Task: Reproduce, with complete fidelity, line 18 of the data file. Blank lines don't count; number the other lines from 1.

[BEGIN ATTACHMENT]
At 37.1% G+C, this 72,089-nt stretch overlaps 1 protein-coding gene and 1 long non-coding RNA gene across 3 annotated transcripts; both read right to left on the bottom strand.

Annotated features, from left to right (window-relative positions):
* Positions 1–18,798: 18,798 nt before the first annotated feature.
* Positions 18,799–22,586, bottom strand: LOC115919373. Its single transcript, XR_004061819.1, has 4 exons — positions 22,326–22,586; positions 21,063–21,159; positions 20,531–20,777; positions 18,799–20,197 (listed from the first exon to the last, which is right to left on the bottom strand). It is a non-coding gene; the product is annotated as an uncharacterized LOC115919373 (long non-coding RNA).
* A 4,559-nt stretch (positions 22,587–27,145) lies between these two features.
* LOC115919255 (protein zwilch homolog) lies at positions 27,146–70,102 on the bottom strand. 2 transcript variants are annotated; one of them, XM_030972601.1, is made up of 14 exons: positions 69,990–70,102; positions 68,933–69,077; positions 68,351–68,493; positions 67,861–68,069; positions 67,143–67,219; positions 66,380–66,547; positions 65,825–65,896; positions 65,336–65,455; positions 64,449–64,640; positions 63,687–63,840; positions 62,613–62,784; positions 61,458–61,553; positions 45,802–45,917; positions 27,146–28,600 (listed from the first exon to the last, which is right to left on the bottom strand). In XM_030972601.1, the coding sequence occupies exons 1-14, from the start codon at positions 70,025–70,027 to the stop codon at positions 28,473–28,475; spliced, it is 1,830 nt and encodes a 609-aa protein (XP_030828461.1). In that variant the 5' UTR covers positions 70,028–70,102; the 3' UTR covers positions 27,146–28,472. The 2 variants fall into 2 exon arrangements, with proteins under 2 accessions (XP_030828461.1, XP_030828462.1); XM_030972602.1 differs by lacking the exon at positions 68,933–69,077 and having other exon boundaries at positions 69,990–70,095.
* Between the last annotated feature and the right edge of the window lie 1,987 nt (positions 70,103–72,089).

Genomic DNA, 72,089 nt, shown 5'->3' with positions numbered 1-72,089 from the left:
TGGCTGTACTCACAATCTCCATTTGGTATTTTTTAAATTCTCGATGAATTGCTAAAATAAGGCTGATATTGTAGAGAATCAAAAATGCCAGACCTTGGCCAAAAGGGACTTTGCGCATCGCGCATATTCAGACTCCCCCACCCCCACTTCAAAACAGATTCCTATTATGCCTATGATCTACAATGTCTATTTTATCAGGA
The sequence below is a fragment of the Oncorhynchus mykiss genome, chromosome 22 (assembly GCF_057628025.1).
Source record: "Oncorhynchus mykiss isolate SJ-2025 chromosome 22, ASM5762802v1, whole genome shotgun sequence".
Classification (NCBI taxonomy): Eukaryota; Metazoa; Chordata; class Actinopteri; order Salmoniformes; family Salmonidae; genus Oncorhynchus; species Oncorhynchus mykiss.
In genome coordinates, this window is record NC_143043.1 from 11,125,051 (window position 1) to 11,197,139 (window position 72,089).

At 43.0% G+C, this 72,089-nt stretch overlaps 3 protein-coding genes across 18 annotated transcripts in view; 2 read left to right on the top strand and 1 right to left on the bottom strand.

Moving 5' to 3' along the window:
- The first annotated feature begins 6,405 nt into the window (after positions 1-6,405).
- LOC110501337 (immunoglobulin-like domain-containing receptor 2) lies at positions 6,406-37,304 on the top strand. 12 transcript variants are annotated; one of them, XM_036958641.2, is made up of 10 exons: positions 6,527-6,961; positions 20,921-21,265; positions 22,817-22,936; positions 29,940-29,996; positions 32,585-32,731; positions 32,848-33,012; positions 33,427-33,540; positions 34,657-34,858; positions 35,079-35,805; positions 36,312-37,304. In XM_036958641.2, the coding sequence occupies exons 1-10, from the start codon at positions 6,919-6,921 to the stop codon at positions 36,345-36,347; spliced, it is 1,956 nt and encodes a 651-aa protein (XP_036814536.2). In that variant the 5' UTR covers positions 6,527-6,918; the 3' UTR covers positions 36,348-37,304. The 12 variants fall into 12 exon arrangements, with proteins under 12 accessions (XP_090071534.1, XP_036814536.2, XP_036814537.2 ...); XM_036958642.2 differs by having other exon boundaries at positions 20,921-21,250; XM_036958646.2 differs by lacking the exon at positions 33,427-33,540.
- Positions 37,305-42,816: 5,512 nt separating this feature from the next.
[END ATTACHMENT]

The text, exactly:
- Positions 37,305-42,816: 5,512 nt separating this feature from the next.